Congestion Control for Real-time Interactive Applications -  Google summer of Code 2008 project

Subversion branch

A branch has been created to provide for the work on:

svn co vic-cc


Vic uses the UCL common library. You can check out the source code at our SVN server as described at  here.

svn co common

Vic also uses Tcl/Tk development libraries, so either you can use the UCL Tcl/Tk branch or you could install Tcl/Tk development files depending on your systems. So, for example, if you are using Debian/Ubuntu, then you could install Tcl/Tk 8.5 development files in your system as belows.

sudo aptitude install tcl8.5-dev tk8.5-dev

In summary,

  • make a directory, e.g., AVATS
  • check out the UCL common library in AVATS directory
  • check out Vic CC code in AVATS directory
  • compile UCL common library first and then compile Vic CC

Draft plan and design

A short note on planning the GSoC project has been update. (May 30, 2008)


(Jul. 22, 2008)

  • Modifying the transmitter/network object to provide the hooks for congestion control
  • Add the ACK vector field to send buffer
  • Receiver side mechanisms - Sequenced number ACK'ing
  • Adding TFWC algorithm
    • ACK clocked delivery
    • Loss interval
    • RTT
  • Feedback mechanism for TFWC window to codec rate control
  • Complete prototype initial testing [31/7/08]

Brief descriptions on TFWC over vic

The TFWC mechanism runs over two different channels: RTP data channel and RTCP control channel. The data packets are conveyed over RTP data channel and the TFWC control information (e.g., AckVec) is conveyed over RTCP control channel. As the TFWC control message needs to be delivered by the control channel, we have used the extended RTCP (RTCP XR) packet block to exchange this information. The RTCP XR is defined at  RFC 3611. Particularly, we have used XR block type 1 when we exchange AckVec between sender and receiver.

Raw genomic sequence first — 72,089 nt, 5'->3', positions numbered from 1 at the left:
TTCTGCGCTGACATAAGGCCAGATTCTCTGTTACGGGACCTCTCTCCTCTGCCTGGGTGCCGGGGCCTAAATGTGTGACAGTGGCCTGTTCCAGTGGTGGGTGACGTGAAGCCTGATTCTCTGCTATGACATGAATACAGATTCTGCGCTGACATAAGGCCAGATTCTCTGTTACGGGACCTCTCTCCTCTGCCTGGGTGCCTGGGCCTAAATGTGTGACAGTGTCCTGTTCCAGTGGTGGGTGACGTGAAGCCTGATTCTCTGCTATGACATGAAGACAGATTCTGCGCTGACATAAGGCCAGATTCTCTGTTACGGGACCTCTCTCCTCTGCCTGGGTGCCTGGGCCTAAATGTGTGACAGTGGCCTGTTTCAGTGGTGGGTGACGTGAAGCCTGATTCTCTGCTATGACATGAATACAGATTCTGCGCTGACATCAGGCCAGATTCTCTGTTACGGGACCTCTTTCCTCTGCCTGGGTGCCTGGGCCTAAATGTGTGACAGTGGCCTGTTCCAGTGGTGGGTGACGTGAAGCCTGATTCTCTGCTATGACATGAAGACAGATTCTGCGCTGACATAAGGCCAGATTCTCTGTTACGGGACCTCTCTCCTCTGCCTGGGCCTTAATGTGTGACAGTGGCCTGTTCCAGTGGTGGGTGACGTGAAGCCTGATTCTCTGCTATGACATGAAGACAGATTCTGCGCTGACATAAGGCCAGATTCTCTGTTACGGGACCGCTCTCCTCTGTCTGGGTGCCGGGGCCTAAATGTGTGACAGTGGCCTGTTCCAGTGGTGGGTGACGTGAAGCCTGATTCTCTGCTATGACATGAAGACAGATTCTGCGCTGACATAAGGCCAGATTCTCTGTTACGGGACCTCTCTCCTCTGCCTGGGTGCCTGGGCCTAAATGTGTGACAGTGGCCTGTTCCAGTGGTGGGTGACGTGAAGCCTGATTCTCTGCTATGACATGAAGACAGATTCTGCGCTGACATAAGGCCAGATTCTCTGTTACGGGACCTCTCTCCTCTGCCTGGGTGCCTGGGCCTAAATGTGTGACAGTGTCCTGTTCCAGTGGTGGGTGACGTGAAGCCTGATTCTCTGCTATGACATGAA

Data Sender

Upon every AckVec reception, the data sender will compute the congestion window (cwnd) using TFWC algorithm and if the next data packet can be sent (for example, if the next available packet's sequence number is less than or equal to (cwnd + unacked packet seqno), then it send out this packet.) When it sends out a data packet, it also sends an XR packet containing "seqno and ackofack" information.

Data Receiver

Upon every XR report reception, the receiver will parse the XR information (e.g., packet seqno and ackofack) and build AckVec. And, it generates an XR containing this AckVec information and sends it back to the sender.

Ack Driven